• Payment Period or Frequency - how often do you want to schedule payments? The calculator supports 11 options, including biweekly, monthly, and semiannual (useful for bond coupon interest schedules). The schedule calculates the payment dates from the first payment due date (not the closing date).
  • Compounding Period or Frequency - usually, the compounding frequency should be set to the same setting as the payment frequency. Doing so results in simple, periodic interest. Setting this option to "Exact/Simple" results in simple, exact day interest.
  • Points - one point is one percent of the loan amount. Points are generally applicable to U.S. mortgages. More about loan schedules with points, fees, and APR support.
  • Amortization Method - leave this setting set to "normal" unless you have a specific reason for setting it otherwise. For a complete explanation of these options, see Nine Loan Amortization Methods.

Five loan options you may want to tweak.

Interest calculation options
Fig. 1 - Interest options that impact the calculated schedule.

These options are available by clicking on "Settings."

  • 360 / 365 / 366 - days-per-year option. This setting, also known as the day count convention, impacts interest calculations when you set compounding frequency to a day based frequency (daily, exact/simple or continuous) or when there are odd days caused by an initial irregular length period. The 366 days in year option applies to leap years, otherwise the interest calculation uses 365 days.
  • Payment & Initial Period Interest Options - settings for how interest is shown on the schedule when the initial payment period (the time between the closing date and first payment date) is longer or shorter than the selected payment frequency. Click for more details and examples.
  • Last Period Rounding Options - due to payment and interest rounding each pay period (for example, payment or interest might calculate to 345.0457, but a schedule will round the value to 345.05), almost all loan schedules need a final rounding adjustment to bring the balance to "0." A footnote on the payment schedule informs you of the rounding amount.
  • Points, Charges, & APR Options - see loan schedules with points, fees, and APR support.
  • Year-End Month - this setting establishes after what month the calculator shows year-end and running totals. This option is to accommodate businesses with fiscal year ends that do not coincide with the calendar year-end.

Printing the Payment Schedule

Printing will work from any type of device. It's pretty cool to print a well-formatted schedule from a smartphone that is connected wirelessly to a modern printer. (I've personally tested this using various iPhones printing to an HP LaserJet Pro printer.)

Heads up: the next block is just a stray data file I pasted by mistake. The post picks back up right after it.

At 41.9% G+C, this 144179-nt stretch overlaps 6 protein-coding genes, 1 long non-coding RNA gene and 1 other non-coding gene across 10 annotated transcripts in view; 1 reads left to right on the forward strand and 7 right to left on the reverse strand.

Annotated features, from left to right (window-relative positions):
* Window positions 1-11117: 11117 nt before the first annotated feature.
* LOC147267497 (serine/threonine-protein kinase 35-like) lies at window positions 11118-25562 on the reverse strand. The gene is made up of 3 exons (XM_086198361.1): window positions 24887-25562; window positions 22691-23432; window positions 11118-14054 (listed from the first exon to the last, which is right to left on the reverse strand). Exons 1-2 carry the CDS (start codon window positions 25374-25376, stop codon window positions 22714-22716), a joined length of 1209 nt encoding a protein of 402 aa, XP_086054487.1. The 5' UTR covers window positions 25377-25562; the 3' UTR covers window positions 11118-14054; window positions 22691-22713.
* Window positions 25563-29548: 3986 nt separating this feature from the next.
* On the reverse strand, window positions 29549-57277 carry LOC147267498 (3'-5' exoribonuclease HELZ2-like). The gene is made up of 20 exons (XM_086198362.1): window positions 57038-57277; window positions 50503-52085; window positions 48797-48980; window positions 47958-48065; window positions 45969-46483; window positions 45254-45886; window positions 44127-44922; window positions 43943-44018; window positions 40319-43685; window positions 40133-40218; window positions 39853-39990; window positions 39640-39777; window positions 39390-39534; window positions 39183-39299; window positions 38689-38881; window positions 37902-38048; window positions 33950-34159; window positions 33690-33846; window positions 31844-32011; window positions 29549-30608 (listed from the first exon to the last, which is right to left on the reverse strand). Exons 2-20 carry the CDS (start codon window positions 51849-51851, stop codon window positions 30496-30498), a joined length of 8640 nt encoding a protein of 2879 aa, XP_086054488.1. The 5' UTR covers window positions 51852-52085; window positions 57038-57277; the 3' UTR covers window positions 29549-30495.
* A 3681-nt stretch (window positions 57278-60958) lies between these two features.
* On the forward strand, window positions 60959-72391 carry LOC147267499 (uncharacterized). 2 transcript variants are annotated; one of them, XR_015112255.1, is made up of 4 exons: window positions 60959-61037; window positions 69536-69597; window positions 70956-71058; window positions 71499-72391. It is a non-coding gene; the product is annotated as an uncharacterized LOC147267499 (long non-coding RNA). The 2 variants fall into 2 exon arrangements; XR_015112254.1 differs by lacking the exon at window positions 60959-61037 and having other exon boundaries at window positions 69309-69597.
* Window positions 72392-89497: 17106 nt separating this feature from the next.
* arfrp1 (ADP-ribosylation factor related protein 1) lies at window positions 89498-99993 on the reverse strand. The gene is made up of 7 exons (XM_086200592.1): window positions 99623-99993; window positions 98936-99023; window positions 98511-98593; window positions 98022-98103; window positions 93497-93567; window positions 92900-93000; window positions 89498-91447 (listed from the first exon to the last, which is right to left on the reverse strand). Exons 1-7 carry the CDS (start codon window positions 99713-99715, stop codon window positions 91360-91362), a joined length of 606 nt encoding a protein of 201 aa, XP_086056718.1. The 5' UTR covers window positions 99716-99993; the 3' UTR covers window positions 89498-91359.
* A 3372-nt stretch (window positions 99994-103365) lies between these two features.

Make sure you are printing from the "Print Preview..." window where there is a print button along with .docx and .xlsx buttons.

If you are using a modern browser, you can print to a PDF as well. For example, if you are using Chrome, click on the menu (the three verticle dots) and select "Print..." Click on the "Change..." button and select "Save as PDF." Other browsers will work similarly.

If you have any problems, please let me know what browser and version you are using. I can test various browsers, but unfortunately, I can't check too many printers (unless you plan to donate one to the cause!).

Save amortization to PDF
Fig. 2 - Modern browsers can print the amortization schedule to a PDF file.
(Chrome, Edge and Firefox all have a "Save to PDF" option accessible from their print menus.)

How do I create Excel/xlsx or Word/docx amortization schedules?

From the "Print Preview" screen (after the title page) along with the print option, you'll be given the option to save the full amortization schedule to either an Excel/xlsx file or a Word/docx file. When exporting to Excel, the schedule is exported as data (no formatting). The dates and numbers are are represented in Excel as true dates and numbers and not text. The user can apply their own formatting as desired.

If you save to a Word/docx file, the amortization schedule is nicely formatted. You are free to add your own notes or to change the formatting, fonts and style as needed. Also, in my opinion, the Word amortization schedule is a bit prettier than the one you can print using the print button.

Beyond Basic Amortization Schedules

Hopefully, you'll find this to be a full-featured amortization calculator. If there's something you need, and it's not clear how to accomplish it, you may leave your question in the comments below

459 Comments on “Amortization Schedule”

Join the conversation. Tell me what you think.
  • By the way, I had never looked at the comments before, but this is a great tool and I happened upon it through pure luck and have used it ever since. Love the personalization that you can add to it and the features have really been extremely beneficial to me, a person who is not a whiz at computers. I genuinely appreciate the ability to use such a fine instrument and wanted to thank you for providing it.

  • karl,
    This calculator works awesome! Small feedback.
    When I change the data and click Calc button again it doesn’t calculate again based on changed data.
    So I have to click clear and enter the data all over again to do the calculation again. So painful to keep reentering if i want to try different permutations and combinations for my loan.
    Can you just not clear the amortization calcution table and retain the data in input fields?

    • Hi Aziz, what are you changing? For example, you can set up the first calculation to calculate the payment amount. If the calculator calculates 815.22 and creates a schedule, you should be able to change the payment to say 825.00 and click calc and a new schedule will be created using 825.00 as the payment.